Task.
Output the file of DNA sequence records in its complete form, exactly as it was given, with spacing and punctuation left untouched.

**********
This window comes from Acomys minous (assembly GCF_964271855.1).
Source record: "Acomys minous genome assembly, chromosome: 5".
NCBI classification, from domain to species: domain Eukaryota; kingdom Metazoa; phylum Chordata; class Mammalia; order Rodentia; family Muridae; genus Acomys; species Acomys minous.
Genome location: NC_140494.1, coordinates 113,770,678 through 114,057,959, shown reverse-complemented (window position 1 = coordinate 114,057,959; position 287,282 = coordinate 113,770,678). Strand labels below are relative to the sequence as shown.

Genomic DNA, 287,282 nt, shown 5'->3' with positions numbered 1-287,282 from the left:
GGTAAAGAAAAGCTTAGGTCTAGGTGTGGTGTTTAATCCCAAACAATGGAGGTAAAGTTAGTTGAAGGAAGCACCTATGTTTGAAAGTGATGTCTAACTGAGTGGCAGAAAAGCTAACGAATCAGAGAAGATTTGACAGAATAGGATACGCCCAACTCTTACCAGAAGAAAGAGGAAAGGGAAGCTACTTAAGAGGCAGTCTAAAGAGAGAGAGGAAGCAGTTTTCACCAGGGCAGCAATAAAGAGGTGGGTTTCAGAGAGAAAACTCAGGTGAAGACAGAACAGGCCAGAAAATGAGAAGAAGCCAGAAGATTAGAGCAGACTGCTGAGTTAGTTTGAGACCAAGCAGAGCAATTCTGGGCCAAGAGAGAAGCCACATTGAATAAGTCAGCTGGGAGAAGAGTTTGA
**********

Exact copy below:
This window comes from Acomys minous (assembly GCF_964271855.1).
Source record: "Acomys minous genome assembly, chromosome: 5".
NCBI classification, from domain to species: domain Eukaryota; kingdom Metazoa; phylum Chordata; class Mammalia; order Rodentia; family Muridae; genus Acomys; species Acomys minous.
Genome location: NC_140494.1, coordinates 113,770,678 through 114,057,959, shown reverse-complemented (window position 1 = coordinate 114,057,959; position 287,282 = coordinate 113,770,678). Strand labels below are relative to the sequence as shown.

Genomic DNA, 287,282 nt, shown 5'->3' with positions numbered 1-287,282 from the left:
GGTAAAGAAAAGCTTAGGTCTAGGTGTGGTGTTTAATCCCAAACAATGGAGGTAAAGTTAGTTGAAGGAAGCACCTATGTTTGAAAGTGATGTCTAACTGAGTGGCAGAAAAGCTAACGAATCAGAGAAGATTTGACAGAATAGGATACGCCCAACTCTTACCAGAAGAAAGAGGAAAGGGAAGCTACTTAAGAGGCAGTCTAAAGAGAGAGAGGAAGCAGTTTTCACCAGGGCAGCAATAAAGAGGTGGGTTTCAGAGAGAAAACTCAGGTGAAGACAGAACAGGCCAGAAAATGAGAAGAAGCCAGAAGATTAGAGCAGACTGCTGAGTTAGTTTGAGACCAAGCAGAGCAATTCTGGGCCAAGAGAGAAGCCACATTGAATAAGTCAGCTGGGAGAAGAGTTTGA